Graham: Middle East leaders concerned about Trump
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Sen. Lindsey GrahamLindsey Olin GrahamOn The Money: Yellen, Powell brush off inflation fears | Fed keeps rates steady, upgrades growth projections Democrats shift tone on unemployment benefits Bipartisan infrastructure group grows to 20 senators MORE (R-S.C.) said on Thursday that GOP presidential front-runner Donald TrumpDonald TrumpNorth Carolina Senate passes trio of election measures 14 Republicans vote against making Juneteenth a federal holiday Border state governors rebel against Biden's immigration chaos MORE's rhetoric is raising concerns with allies in the Middle East.  

"They wanted to ask about Trump and I told them 'everybody asks me about Trump in terms of policy changes,'" he told reporters. "I said 'he's an outlier.'"

Graham, who dropped his own White House bid in December, just returned from a trip to the Middle East that included stops in Israel, Saudi Arabia, Turkey and Egypt. 


He suggested Middle Eastern officials are particularly concerned about Trump's pledge to ban Muslims from entering the United States. 

Graham said leaders are "dumbfounded that somebody running for president of the United States would suggest that the United States ban everybody in their faith."

"I can't tell you how that one statement was unnerving [to Middle Eastern leaders]," he added.

Trump appeared to walk back his call for a blanket ban last month, suggesting he wanted better surveillance of immigrants rather than a total shutdown. 

But Graham suggested foreign officials have other concerns, including the real estate mogul's suggestion that the United States should work with Russian President Vladimir Putin.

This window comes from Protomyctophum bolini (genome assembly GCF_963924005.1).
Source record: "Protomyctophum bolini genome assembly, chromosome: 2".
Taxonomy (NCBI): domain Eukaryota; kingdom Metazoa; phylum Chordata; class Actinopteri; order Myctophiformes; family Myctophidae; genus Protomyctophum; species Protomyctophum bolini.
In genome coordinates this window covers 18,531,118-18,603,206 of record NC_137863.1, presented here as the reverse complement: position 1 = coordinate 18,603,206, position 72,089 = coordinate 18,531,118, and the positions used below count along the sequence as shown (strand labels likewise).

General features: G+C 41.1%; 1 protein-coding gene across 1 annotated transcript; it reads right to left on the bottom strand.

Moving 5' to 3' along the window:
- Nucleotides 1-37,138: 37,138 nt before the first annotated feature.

"I'm telling them, in my view, that his policy positions don't represent the Republican Party, they represent him," Graham added. "I told them just to hang in there. This is the silly season, it will pass." 


Graham has been a frequent and vocal opponent of Trump, suggesting the billionaire will destroy the Republican Party if he wins the GOP nomination. 

He said later that he was only asked about Trump's policies during his trip and not those of Ted CruzRafael (Ted) Edward CruzCourt fines baker 0 for refusing to make gender transition cake Overnight Defense: Top admiral shoots back at criticism of 'woke' military | Military guns go missing | New White House strategy to battle domestic extremism Top admiral shoots back at criticism of 'woke' military: 'We are not weak' MORE, who is battling with Trump for the GOP nomination. 

"They are very much bewildered by the election process like I am," said Graham, who threw his support behind Cruz after former Florida Gov. Jeb Bush dropped out of the presidential race. 

Graham's not the first senator to say he's faced questions about the campaign during trips overseas. 

Sen. Tim KaineTimothy (Tim) Michael KaineManchin meets with Texas lawmakers on voting rights Overnight Defense: Biden, Putin agree to launch arms control talks at summit | 2002 war authorization repeal will get Senate vote | GOP rep warns Biden 'blood with be on his hands' without Afghan interpreter evacuation Manchin opens door to supporting scaled-down election reform bill MORE (D-Va.) told a local radio station late last month that Israeli Prime Minister Benjamin Netanyahu and Turkish President Recep Tayyip Erdoğan voiced concerns about "anti-Muslim" rhetoric from the campaign.